Has been the title sitting in my draft box for almost a week.
Has been the prayer whispered again and again.
I'm home. Hungary, one of the most incredible, unforgettable experiences of my life, is over. Even as our plane landed in *Sea-t*c, my heart, though crying to have to say good-bye, whispered thankfulness.
Thank you, Jesus for teaching me through pleading, through tossing from bed to floor, through open computer and shut eyes, through laughter and silence, through burdens shared without words, through prayers that only God could understand, and tears of joy in victory gained.
Time and time again when I recognized those victories, I fell to my knees recommitting my life. "Lord, wherever, however, whatever the battle is that I'm called to fight, I'm willing. Just let my every-breath be for souls won to Jesus."
But victory does not come without a fight...and some are lonelier, harder, and perhaps more terrible (yes, I know that not every post of duty is like FJT). It's okay.
Victory is beautiful.
If you could stand with me by an above-ground, 4 ft tall tank on the seminary grounds in Pecel, you would understand- something of my joy. If you could see the souls, for whom you prayed late and early, leaving their old lives and starting new, if you could see your friends slip out of the choir and walk up close to take their stand, if you could hear the whisper, "Two more visitors from Ujpest, Vanessa, two more", you would know my joy- right now.
All I can say is, "Thank you, Jesus".
Somehow, joy is indescribable.
Visitors are driven back home. It's somewhat quiet at the seminary, our Hungarian home. There's only the FJT team left. Good-byes have to be said...staying up all night is a voted for alternative.
But there's one more story that has to be completely unwound. I've not been sure if we should go there, but they should know, and really, I should say something. (I'm really bad at saying the right thing as far as "congratulations"...I mean, what do you say?)
I have one more good-bye to say(1st round:).
Me: "I'm not very good at saying what I want to say..." (Yea, that's why I just finished a evangelistic series!).
Richi: "Me neither- and then in English...."
Me: "But I want to say..."
Richi: "Just a second. translator?"
It's me, my sister, Richi*, Jenni*, Kamill*, their mom, and other dear friends. We laugh, share, realize that this has been God's working for all of us together.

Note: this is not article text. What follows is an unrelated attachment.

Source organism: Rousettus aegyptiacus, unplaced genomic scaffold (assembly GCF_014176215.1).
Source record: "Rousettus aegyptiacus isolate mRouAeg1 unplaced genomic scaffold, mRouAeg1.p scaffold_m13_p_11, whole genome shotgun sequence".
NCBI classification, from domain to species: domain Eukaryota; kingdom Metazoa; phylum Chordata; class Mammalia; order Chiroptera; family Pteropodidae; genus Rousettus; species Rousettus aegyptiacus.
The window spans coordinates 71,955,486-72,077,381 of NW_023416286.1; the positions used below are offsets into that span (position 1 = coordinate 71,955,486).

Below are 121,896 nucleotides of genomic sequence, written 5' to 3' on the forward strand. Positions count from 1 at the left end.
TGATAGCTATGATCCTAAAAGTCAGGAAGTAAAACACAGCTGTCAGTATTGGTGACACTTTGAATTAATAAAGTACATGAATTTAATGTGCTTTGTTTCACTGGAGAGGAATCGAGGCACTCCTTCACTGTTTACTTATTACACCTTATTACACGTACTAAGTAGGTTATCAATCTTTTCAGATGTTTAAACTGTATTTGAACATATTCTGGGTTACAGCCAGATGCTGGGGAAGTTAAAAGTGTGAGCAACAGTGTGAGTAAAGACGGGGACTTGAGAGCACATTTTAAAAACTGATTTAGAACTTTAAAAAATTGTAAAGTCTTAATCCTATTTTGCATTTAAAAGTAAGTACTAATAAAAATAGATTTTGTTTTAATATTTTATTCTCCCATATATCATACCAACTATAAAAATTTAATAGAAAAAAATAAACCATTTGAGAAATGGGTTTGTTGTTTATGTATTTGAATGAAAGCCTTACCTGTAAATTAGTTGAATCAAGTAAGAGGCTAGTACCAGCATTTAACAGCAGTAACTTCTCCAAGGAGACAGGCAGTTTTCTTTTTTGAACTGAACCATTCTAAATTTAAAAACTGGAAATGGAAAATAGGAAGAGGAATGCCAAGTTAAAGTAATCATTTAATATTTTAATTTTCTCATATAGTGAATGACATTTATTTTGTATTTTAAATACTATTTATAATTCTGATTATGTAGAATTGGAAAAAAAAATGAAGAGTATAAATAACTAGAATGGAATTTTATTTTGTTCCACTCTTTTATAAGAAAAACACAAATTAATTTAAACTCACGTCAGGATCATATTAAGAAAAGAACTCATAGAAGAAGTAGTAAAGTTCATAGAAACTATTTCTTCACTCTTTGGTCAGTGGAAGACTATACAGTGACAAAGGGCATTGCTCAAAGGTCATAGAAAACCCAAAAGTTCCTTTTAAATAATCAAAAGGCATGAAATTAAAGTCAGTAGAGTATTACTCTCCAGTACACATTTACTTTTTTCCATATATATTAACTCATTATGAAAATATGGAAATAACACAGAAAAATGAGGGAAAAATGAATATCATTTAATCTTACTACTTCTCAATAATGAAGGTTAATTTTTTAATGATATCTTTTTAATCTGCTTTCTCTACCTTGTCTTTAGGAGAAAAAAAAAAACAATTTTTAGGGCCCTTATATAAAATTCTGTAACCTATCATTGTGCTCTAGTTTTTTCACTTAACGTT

Me: "We were praying for you since the beginning -praying that you would make decisions for Jesus. While you Mako* kids were meeting in your little prayer group (unbeknown to us until part-way through), we were praying in our room- Goosey girls and Ford girls together -pleading that you would stay-- just long enough to make a commitment, asking that you would give your lives to Christ."
Ms. Roszica: "At the same time, I was praying too- on the other side of the house".
Me: "When I found out that you were staying...you have no idea how I flew into the sermon-prep room where Goosey girls were finishing their sermons. I knew God had a purpose. We continued to plead for you, and you can't imagine what it was watching every step and every decision that you made- when you checked the card, when you said 'near future', I was was thankful, so thankful, but I prayed that we could be here."
Jenni: "I didn't know that you were doing that!"
Me: "GOD IS SO GOOD!"
Ms. Rosica: "Continue to pray for the rest of the kids in Mako* who haven't..."
I know. There are eight more out of eleven beautiful siblings plus wives, most of which witnessed the day. And there's a mother's heart longing for them to find home.
And I do. I pray. And not just for them.
I lay in bed and wish for sleep. The jet-lag always sets in on return trip.
I think of the young people in Hungary- young people standing in a very different world than mine, a world with different challenges, a world where so many stand so alone.
Now, mingled with my thanks is a continued plea- a plea that they would stand and be faithful. This work is not over...
I look through pictures. I remember blessings. I remember joy. I remember friends and good times. But I remember most of all, the faithfulness of my God.
Sunday morning 4 AM
We hug good-bye to sleepy-eyed, but sweet, sweet friends one more time. I tumble over the back seat and squeeze my hand through the crack of the van window. Good-bye Hungary. Good-bye FJT.
This experience is never to be forgotten!